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In part two of our four part Sustainability Series, we look at how a competition winner is tackling the problem of vacant lots.
Experts say St. Louis City could have as many as 20,000 vacant lots. Washington University's Sustainable Land Lab Competition put out the call for teams to come up with unique ways to combat the problem.
Out of the nearly 50 teams that submitted plans to the competition four winners were chosen. The winning groups got $5,000 dollars of seed money to start their projects and a two-year lease on a vacant lot. The Sunflower+ Project was one of the winners and they have a unique idea on how to beautify vacant lots and improve the environment.
"We're planting a field of sunflowers," says Project Lead and Washington University lecturer Donald Koster. He tells KTRS News the sunflower is known as a "hyper-accumulator"--a group of plants that take contaminants out of the soil. Koster says sunflowers have been used to clean up heavy damaged land, "Most notably for me in my research was the use of them in Chernobyl and Fukishima, following the tsunami, to clean up radioactive isotopes."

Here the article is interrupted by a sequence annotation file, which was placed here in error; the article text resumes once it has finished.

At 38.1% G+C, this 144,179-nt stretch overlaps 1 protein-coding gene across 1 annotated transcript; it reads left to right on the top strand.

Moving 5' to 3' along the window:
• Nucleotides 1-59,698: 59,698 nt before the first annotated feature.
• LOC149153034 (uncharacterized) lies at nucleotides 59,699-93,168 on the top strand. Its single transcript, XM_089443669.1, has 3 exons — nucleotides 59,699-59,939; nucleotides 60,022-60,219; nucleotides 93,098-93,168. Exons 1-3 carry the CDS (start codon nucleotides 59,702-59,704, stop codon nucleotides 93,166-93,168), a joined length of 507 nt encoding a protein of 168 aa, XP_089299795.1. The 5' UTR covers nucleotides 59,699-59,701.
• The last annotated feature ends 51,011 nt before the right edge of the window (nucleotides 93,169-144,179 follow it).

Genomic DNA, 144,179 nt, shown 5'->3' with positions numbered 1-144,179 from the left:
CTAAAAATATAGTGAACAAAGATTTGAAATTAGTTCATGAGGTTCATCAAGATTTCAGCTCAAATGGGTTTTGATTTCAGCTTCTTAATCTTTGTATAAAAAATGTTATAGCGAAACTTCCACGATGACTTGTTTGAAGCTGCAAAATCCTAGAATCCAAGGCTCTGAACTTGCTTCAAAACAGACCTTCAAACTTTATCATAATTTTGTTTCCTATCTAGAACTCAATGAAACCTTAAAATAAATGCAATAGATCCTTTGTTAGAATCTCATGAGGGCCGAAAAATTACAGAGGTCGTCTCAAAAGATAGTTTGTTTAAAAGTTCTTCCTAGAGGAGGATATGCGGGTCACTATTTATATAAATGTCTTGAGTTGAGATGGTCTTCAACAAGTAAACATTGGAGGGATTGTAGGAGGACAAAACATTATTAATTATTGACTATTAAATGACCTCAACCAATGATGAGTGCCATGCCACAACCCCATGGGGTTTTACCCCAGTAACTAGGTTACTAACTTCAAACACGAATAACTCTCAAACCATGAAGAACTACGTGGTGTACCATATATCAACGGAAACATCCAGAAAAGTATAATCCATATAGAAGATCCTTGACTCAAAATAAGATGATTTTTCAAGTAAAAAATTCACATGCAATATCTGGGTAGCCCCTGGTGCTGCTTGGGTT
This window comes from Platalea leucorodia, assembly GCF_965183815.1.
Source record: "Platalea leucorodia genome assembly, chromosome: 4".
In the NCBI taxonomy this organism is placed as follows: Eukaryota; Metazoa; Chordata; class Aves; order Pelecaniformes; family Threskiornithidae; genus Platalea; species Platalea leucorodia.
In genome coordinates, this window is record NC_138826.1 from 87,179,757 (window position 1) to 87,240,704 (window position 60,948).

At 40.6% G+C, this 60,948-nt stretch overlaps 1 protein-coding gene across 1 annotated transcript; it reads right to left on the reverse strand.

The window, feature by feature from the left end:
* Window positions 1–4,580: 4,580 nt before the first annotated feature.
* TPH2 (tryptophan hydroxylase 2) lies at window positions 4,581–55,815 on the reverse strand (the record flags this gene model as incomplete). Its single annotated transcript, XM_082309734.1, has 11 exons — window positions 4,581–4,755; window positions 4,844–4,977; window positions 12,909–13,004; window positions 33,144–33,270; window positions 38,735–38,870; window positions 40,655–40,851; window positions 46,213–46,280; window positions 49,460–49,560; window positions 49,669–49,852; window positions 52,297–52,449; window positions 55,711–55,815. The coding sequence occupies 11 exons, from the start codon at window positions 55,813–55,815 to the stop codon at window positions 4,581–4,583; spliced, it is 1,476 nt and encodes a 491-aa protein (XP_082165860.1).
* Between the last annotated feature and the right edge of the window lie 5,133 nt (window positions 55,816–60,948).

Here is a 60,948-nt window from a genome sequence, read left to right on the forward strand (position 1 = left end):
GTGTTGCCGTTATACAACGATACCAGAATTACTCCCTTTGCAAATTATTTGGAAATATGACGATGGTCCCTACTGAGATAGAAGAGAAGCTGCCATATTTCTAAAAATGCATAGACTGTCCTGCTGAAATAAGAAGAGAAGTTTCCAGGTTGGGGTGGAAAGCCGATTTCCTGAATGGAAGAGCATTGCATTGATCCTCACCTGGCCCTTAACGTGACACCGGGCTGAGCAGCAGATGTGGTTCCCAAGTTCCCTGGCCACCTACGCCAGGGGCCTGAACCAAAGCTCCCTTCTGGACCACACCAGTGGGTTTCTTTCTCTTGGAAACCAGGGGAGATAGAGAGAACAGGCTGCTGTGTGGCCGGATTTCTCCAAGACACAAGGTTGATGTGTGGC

There is no guarantee on how the sunflowers will perform, but experimentation is at the heart of the land lab competition. The sunflowers are already a foot tall and you can stop by the field at the corner of Warren and 14th Street in North St. Louis.
Tomorrow, we look at a competition that gives city residents the chance to win money to improve their neighborhood.
Part one of the series can be found here.